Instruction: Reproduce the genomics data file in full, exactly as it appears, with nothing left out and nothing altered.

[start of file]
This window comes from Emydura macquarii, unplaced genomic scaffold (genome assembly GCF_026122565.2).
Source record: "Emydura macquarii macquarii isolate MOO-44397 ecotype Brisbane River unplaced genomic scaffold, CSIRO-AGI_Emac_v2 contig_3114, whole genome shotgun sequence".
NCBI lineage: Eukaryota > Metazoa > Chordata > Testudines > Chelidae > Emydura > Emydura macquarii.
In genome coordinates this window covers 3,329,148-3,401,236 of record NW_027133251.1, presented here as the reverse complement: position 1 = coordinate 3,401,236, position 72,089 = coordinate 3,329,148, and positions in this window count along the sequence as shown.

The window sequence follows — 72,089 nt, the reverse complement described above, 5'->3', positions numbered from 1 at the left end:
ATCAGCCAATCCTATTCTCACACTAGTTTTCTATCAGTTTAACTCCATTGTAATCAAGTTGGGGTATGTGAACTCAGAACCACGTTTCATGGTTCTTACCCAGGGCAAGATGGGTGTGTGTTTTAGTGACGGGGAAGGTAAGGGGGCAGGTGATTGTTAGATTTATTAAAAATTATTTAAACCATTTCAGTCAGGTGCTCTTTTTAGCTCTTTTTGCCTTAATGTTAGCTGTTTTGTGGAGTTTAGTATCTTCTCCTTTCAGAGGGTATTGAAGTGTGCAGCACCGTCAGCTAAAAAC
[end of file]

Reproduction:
This window comes from Emydura macquarii, unplaced genomic scaffold (genome assembly GCF_026122565.2).
Source record: "Emydura macquarii macquarii isolate MOO-44397 ecotype Brisbane River unplaced genomic scaffold, CSIRO-AGI_Emac_v2 contig_3114, whole genome shotgun sequence".
NCBI lineage: Eukaryota > Metazoa > Chordata > Testudines > Chelidae > Emydura > Emydura macquarii.
In genome coordinates this window covers 3,329,148-3,401,236 of record NW_027133251.1, presented here as the reverse complement: position 1 = coordinate 3,401,236, position 72,089 = coordinate 3,329,148, and positions in this window count along the sequence as shown.

The window sequence follows — 72,089 nt, the reverse complement described above, 5'->3', positions numbered from 1 at the left end:
ATCAGCCAATCCTATTCTCACACTAGTTTTCTATCAGTTTAACTCCATTGTAATCAAGTTGGGGTATGTGAACTCAGAACCACGTTTCATGGTTCTTACCCAGGGCAAGATGGGTGTGTGTTTTAGTGACGGGGAAGGTAAGGGGGCAGGTGATTGTTAGATTTATTAAAAATTATTTAAACCATTTCAGTCAGGTGCTCTTTTTAGCTCTTTTTGCCTTAATGTTAGCTGTTTTGTGGAGTTTAGTATCTTCTCCTTTCAGAGGGTATTGAAGTGTGCAGCACCGTCAGCTAAAAAC